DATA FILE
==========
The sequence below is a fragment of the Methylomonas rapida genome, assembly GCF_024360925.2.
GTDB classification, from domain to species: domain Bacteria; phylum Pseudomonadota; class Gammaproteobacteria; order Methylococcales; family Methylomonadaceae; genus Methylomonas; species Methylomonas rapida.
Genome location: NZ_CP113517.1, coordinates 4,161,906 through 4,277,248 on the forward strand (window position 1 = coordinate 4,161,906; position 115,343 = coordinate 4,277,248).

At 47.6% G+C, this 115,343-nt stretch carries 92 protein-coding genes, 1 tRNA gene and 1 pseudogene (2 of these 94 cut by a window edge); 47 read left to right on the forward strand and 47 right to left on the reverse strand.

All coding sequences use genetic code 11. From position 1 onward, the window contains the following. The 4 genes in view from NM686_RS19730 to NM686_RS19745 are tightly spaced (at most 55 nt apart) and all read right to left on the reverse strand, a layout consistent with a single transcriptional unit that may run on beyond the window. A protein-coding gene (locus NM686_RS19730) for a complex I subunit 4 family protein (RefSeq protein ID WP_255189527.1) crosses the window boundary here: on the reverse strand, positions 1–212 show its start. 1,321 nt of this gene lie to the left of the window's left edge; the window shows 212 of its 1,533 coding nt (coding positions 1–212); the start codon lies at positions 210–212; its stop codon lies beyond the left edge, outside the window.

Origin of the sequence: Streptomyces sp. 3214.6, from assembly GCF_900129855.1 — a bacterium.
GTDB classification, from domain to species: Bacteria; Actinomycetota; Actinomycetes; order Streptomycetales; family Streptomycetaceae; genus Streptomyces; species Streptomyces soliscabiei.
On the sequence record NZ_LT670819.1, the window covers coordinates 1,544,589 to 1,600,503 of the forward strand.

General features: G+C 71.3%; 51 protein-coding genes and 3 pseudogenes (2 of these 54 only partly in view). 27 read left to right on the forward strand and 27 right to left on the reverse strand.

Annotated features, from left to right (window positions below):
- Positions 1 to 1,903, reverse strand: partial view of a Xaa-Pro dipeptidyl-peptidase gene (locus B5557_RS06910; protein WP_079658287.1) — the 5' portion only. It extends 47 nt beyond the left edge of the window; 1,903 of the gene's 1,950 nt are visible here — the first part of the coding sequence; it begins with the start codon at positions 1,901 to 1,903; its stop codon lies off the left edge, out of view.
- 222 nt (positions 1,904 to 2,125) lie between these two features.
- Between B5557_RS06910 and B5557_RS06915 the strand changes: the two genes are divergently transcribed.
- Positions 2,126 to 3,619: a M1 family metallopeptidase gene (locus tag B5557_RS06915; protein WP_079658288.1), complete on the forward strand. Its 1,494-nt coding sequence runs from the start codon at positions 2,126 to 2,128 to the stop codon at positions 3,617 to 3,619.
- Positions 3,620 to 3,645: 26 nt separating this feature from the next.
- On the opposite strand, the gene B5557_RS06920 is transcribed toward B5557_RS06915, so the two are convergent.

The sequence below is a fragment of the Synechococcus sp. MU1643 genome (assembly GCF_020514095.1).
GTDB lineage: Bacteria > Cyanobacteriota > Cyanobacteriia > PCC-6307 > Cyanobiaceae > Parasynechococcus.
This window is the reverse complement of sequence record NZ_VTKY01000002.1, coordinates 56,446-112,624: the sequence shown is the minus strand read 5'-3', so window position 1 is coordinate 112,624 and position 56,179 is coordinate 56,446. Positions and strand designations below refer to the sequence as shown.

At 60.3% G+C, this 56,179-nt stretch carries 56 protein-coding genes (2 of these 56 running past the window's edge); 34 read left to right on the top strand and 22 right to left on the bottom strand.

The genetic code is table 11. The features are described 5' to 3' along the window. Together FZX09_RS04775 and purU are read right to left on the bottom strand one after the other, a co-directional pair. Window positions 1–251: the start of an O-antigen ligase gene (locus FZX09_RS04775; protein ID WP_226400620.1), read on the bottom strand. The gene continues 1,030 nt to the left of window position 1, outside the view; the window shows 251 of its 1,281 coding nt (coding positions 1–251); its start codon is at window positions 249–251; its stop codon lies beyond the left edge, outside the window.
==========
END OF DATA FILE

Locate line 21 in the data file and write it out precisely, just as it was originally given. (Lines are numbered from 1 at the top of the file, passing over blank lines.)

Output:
The genetic code is table 11. The features are described 5' to 3' along the window. Together FZX09_RS04775 and purU are read right to left on the bottom strand one after the other, a co-directional pair. Window positions 1–251: the start of an O-antigen ligase gene (locus FZX09_RS04775; protein ID WP_226400620.1), read on the bottom strand. The gene continues 1,030 nt to the left of window position 1, outside the view; the window shows 251 of its 1,281 coding nt (coding positions 1–251); its start codon is at window positions 249–251; its stop codon lies beyond the left edge, outside the window.